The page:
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The 23rd GJA Awards; Quotations 1

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Last weekend, the Ghana Journalists Association (GJA) celebrated its 23rd annual awards day at the Kempinski Hotel Gold Coast City Accra.

It was a big moment for the winners.

They have already used the occasion to brand their media houses.

Obviously, it gives them an important marketing edge over their counterparts.

The winners’ marketing communications teams are already taking full advantage of it.

We congratulate all winners and all journalists and all writers who are struggling to improve the Ghanaian media landscape.

Ayekoo!!!… Well done.

Now to some pictures from the weekend’s moments interspersed with some relevant quotations from some media scholars/practitioners.

First, from David Croteau and William Hoynes from their book, Media/Society: Industries, Images and Audiences (2003).

‘…newsworthiness is socially constructed. It is not a property inherent in events, but is instead something that is attached to the happenings of journalists.’

‘Media influences on socialisation is not direct and unambiguous.’

‘For now, it’s enough to note that the media play a role, however, qualified, in socialising us into our culture.’

‘From a sociological perspective, the media play a crucial role in almost all aspects of daily life.’

The sociological significance of media extends beyond the content of media messages.’

‘Media also affects how we learn about our world and interact with one another. That is, mass media are bound up with the process of social relations.’

In short, our daily interactions are influenced by the ominous presence of the media, often without our awareness.

Second, from Dr Doris Dartey, Ghanaian media scholar and chairperson of the GJA Awards Committee.

Ghanaweb.com reported Dartey as saying at a press conference on Thursday that 36 out of 548 applications received by the Awards Committee were nominated.

She explained that the criteria for selection were accuracy, balance, fairness, relevance and thoroughness among others. Some stories were started well but did not lead anywhere so they were not useful to the audience.

Now that is an interesting point to note because many persons here in Ghana do not like lengthy articles.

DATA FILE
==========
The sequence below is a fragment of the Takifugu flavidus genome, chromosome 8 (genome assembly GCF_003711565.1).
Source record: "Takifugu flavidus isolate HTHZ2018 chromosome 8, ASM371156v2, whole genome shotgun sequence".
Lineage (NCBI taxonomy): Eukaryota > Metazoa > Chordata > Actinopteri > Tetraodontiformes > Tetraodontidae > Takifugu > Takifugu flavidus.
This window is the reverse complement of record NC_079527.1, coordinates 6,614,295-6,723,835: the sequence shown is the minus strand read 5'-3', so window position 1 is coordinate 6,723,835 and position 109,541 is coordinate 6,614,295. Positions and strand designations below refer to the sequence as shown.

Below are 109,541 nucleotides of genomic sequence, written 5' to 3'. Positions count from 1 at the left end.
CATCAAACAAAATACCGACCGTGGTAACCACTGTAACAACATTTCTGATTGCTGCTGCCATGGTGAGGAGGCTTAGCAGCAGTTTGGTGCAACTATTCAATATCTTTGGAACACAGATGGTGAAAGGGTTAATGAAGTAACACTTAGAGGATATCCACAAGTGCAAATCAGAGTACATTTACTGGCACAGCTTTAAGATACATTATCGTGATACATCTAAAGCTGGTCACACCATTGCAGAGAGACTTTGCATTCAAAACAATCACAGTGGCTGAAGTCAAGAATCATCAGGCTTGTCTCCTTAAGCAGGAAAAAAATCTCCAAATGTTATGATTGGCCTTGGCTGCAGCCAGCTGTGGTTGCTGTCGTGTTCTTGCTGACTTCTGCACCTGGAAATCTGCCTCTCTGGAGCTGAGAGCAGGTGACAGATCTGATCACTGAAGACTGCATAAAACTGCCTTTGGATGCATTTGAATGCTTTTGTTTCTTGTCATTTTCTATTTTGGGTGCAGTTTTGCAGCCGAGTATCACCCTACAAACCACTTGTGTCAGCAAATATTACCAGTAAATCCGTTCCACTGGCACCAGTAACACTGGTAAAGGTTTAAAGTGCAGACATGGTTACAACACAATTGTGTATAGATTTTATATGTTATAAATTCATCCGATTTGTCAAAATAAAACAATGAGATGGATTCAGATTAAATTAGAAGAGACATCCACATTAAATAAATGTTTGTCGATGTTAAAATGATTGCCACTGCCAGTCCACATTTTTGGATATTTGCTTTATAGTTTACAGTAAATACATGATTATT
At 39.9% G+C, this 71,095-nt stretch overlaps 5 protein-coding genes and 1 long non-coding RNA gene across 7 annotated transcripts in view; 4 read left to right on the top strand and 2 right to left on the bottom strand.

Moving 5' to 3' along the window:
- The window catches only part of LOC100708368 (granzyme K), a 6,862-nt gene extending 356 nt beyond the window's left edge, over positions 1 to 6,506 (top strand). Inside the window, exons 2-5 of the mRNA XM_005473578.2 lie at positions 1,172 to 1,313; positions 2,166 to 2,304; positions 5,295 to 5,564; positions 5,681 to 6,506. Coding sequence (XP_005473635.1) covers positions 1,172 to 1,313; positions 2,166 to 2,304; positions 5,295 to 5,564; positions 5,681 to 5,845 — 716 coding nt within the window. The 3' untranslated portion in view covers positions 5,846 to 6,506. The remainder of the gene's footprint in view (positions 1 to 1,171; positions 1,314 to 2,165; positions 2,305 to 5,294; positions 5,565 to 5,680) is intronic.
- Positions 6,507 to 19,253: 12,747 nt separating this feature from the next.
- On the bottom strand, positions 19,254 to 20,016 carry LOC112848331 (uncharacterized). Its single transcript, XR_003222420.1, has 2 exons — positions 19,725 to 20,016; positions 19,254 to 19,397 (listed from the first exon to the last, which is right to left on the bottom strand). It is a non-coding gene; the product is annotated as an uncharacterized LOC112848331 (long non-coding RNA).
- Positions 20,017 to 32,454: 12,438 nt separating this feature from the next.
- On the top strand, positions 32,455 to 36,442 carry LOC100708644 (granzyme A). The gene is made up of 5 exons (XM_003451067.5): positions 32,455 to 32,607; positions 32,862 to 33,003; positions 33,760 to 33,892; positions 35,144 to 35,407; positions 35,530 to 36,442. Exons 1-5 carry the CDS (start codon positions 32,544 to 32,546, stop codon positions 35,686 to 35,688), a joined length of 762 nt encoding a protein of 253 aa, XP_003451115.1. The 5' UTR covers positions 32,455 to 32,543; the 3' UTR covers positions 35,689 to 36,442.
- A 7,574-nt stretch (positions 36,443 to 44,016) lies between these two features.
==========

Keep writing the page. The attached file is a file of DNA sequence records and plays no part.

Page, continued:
She added that the Committee was lenient in the selection process given that more than half of the applicants did not follow laid down procedure.

‘The submission of entries was marred unprofessionalism, especially [by] those that submitted broadcast works….If we were very strict, the list of winners would have been very minimal,’ said Dartey.

‘And when I talk…..’, my mentor will add.

Dartey went on……

‘There is a recycling of award winners. The same old persons are always winning. Meanwhile, there are hundreds of radio stations and tens of newspapers in the country. We encourage more journalists to participate next time to make the awards much more competitive.’

In his book, Fighting for Freedom: Autobiography of an African Journalist, Kabral Blay-Amihere, who was director of the Ghana Institute of Journalism at age 28, tells of his short spell in Europe with a newspaper/magazine back in his heydays.

‘Let the story breathe’, his mentor retorted, when he, Blay-Amihere the champion of the Ghanaian media landscape at the time had submitted a story to his mentor/preceptor for publication.

Kabral Blay-Amihere who has since served as Ghana’s High Commissioner to Sierra Leone and La Cote D’Ivoire published his book in 2001.

He who became GJA president at least twice tells us that back then he was told by some “small” magazine editor in Europe that his story was dead; could not breath; had no life in it. And he was graciously and freely taught how to not write ‘an essay’ and present it as a news story.

Almost forty years after Ambassador Blay-Amihere’s experience, we have a similar verdict from the GJA Awards Committee.

Uhmmm.

‘The brain drain is here, right here’, was the first line I heard from my mentor.

Over twenty years ago, my mentor said that if you stay in “Ghana” and continue to glorify Banku (wrapped in plastic foils) with tilapia, then the influence you will have on the society is exactly what we see all around us; a nation in decline on many fronts.

Croteau and Hoynes have told us the effect of the media on society.

Perhaps, the response by the government of Ghana might help.

For, at the 23rd GJA Awards Ceremony, Kojo Oppong Nkrumah, deputy information minister and for many years a radio show host of Joy 99.7FM Accra stated that the government will from next year strengthen the capacities of media personnel in production, analytics, editorial and specialisation.

Yet another promise! Strengthen the capacities indeed. To what level – international standard or the usual standard that we see, which is taken up by the apologists?

In the meantime a luta continua…no rest for the wicked.

Columnist: Isaac Ato Mensah

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